I was hearing the nuances in the music that Tessa and Scott play within choreographically - nuances which aren't always rhythmic but are sometimes beautifully subtle alterations in pitch. I also felt like I had a decent grasp on what they were trying to do - and project - from a movement standpoint. But as far as the overall texture of the program was concerned - that overarching sensibility it's supposed to stir - it wasn't there for me like it was with so many of their past programs (and this season's SD). And I thought, "eh, that's all right. If it's not there for you, it's not there. Doesn't change the fact that it's a gorgeous, intricate, conceptual program that is gold medal-worthy" (and of course, the skaters performing the program are feeling and connecting to it), which is what matters.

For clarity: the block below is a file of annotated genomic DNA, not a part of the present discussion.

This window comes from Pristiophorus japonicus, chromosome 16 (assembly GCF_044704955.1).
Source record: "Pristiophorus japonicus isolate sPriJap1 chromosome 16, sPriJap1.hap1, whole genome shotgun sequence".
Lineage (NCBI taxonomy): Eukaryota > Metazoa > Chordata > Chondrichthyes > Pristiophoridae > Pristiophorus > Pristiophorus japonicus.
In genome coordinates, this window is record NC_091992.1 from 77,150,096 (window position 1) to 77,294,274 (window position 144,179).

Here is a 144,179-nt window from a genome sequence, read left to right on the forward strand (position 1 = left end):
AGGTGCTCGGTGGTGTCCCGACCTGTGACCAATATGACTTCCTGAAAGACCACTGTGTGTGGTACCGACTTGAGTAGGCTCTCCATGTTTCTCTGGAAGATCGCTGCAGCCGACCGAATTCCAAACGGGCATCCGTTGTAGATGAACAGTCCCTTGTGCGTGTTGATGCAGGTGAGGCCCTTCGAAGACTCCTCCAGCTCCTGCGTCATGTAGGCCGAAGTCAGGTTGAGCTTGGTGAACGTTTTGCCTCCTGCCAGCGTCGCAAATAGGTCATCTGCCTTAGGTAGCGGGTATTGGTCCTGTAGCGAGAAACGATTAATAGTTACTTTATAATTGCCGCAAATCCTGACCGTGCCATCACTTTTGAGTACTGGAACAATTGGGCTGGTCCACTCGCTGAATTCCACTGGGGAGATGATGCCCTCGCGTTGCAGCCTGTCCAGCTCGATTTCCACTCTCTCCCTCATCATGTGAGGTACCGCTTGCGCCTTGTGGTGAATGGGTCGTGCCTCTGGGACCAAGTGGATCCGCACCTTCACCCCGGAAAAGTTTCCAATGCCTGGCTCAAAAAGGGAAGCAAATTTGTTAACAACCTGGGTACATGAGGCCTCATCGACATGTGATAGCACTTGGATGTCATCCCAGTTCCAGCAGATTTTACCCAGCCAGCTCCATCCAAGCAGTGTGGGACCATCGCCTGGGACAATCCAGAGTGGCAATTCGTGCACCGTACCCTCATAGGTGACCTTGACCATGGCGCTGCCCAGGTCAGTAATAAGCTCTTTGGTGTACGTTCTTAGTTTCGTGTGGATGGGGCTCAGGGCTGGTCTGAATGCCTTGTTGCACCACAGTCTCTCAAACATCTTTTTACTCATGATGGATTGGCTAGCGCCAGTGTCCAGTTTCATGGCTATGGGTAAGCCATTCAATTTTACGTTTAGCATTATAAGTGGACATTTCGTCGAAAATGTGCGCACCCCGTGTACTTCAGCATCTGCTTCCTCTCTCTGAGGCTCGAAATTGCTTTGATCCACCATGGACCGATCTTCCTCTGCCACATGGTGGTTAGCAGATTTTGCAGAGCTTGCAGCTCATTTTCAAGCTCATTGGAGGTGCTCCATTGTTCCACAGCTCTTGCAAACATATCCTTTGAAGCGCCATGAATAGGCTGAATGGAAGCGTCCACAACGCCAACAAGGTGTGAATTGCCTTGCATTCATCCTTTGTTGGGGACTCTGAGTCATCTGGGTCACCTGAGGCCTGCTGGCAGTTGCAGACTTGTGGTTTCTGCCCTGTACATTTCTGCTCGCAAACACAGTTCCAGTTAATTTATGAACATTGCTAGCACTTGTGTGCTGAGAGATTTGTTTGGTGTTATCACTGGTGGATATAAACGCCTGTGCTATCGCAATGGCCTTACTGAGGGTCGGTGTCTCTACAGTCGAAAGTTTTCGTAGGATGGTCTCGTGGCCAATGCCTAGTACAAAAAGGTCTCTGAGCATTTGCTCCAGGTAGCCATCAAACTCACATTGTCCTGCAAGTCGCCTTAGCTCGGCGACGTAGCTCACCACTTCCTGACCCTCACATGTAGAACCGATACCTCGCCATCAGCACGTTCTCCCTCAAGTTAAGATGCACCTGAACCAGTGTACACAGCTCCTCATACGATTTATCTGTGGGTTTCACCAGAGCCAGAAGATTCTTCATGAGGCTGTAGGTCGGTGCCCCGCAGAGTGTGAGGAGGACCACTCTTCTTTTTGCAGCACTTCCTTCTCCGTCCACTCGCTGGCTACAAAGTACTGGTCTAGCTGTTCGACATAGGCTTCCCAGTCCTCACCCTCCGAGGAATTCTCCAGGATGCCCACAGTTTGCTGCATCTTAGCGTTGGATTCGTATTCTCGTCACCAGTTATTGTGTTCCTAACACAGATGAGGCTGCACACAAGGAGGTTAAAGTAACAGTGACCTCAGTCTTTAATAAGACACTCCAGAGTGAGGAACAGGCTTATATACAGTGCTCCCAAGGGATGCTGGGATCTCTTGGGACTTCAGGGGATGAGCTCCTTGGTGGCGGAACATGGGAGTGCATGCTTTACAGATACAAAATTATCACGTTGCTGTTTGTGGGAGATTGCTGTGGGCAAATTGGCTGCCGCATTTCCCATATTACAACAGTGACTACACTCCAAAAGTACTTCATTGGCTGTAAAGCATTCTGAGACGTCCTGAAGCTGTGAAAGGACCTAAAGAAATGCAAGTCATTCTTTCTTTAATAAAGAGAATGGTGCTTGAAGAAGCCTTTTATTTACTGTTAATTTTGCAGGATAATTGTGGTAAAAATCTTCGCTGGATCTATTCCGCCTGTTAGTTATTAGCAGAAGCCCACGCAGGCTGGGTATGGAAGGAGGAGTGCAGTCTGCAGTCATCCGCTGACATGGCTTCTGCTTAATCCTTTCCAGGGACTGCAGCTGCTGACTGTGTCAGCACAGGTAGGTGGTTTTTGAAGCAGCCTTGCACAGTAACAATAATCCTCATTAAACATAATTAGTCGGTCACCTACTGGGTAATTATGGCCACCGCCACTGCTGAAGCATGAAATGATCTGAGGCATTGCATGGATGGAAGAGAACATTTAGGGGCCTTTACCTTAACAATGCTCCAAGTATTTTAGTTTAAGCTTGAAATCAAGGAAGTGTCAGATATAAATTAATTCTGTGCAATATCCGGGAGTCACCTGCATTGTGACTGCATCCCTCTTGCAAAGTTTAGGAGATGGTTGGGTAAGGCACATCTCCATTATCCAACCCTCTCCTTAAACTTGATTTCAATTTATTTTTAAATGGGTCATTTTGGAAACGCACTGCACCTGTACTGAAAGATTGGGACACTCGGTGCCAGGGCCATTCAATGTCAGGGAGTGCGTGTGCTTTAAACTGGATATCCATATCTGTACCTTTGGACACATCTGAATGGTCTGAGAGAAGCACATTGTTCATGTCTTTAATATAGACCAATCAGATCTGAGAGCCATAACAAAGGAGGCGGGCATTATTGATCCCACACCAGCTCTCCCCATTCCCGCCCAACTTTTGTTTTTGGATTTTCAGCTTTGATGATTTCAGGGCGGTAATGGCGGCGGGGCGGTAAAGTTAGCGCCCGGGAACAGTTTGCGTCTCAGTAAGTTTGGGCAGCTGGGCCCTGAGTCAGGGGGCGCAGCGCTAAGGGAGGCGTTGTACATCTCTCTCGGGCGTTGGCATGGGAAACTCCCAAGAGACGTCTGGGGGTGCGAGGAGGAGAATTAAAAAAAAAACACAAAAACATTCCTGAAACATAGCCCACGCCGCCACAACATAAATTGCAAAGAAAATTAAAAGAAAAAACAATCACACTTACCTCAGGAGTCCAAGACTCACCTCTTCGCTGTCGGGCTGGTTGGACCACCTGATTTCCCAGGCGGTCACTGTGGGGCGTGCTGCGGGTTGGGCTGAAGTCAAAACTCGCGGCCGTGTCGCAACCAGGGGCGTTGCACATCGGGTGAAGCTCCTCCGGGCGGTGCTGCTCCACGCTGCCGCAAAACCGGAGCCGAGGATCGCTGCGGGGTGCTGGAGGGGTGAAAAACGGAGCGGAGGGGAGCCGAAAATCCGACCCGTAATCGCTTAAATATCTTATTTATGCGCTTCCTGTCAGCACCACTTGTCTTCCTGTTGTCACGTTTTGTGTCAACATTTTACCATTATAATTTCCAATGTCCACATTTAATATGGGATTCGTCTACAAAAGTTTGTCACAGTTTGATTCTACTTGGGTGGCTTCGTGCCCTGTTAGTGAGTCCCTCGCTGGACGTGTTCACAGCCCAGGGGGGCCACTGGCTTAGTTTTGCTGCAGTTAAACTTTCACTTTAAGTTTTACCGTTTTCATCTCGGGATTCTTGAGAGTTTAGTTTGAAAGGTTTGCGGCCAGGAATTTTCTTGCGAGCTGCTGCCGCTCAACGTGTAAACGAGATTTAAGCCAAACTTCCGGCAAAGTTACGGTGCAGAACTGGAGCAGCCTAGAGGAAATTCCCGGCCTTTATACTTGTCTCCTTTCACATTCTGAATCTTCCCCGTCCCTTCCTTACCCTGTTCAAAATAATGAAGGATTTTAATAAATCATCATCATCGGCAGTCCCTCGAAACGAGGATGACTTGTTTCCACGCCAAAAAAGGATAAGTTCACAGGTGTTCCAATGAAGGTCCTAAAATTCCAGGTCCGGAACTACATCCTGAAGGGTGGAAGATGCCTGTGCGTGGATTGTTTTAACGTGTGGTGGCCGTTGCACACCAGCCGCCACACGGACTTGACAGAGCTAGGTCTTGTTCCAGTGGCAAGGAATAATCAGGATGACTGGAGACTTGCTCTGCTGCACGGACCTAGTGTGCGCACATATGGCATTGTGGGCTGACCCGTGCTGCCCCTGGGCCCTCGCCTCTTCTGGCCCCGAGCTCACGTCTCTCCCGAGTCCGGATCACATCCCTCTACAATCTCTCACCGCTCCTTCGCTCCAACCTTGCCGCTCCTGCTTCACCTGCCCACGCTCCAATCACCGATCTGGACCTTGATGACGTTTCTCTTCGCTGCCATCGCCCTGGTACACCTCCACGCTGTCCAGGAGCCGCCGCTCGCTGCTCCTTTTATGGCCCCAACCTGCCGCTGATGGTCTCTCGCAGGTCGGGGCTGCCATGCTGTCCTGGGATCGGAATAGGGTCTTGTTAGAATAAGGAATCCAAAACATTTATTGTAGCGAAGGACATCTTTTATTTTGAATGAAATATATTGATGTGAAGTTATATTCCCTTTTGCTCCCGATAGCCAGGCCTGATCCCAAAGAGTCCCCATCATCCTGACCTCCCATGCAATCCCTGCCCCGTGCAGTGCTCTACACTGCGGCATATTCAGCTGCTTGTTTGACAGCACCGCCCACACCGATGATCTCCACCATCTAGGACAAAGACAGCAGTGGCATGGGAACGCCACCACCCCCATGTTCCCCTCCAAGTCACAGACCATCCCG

I said I'd mention potential political factors that might influence where VM train if they come back, and with that in mind, let's remember it was the ISU that "recommended" Scott and Tessa return to the lyrical/romantic free dance style for Sochi. Scott and Tessa reported this after Worlds 2013; it was a message they'd obviously received even prior to Worlds. Sure, VM could ignore the suggestions and reap the consequences. Predictably, the ISU, the media and the commentariat turned around and used the lyrical free dance to promote a false narrative that Virtue and Moir hadn't grown.* Still and despite, Virtue and Moir have owned Seasons. They've described every piece of it as hand-crafted. It's their program. Considering some of the views expressed by those who aren't fans of Seasons and maintain it contributed to their defeat in Sochi, I haven't fully worked out the paradox that what Virtue and Moir do well, they do well despite Marina or not much credit to Marina, yet somehow Marina foisted the meh Seasons upon these independent and self-determined skaters and convinced them to love it. How does that skew with the narrative that asserts Virtue and Moir developed independently from any contribution of Marina's, that via talent and the skating skills they brought with them to Canton, they developed naturally into Virtue and Moir, and would have done so anywhere. They achieved despite Marina. Were Virtue and Moir not aware of this? Did Marina somehow deceive them into believing she made a significant contribution to their success? A manipulation that culminated with Virtue and Moir not just skating Seasons at the Olympics, but re-asserting their love for this program after they lost?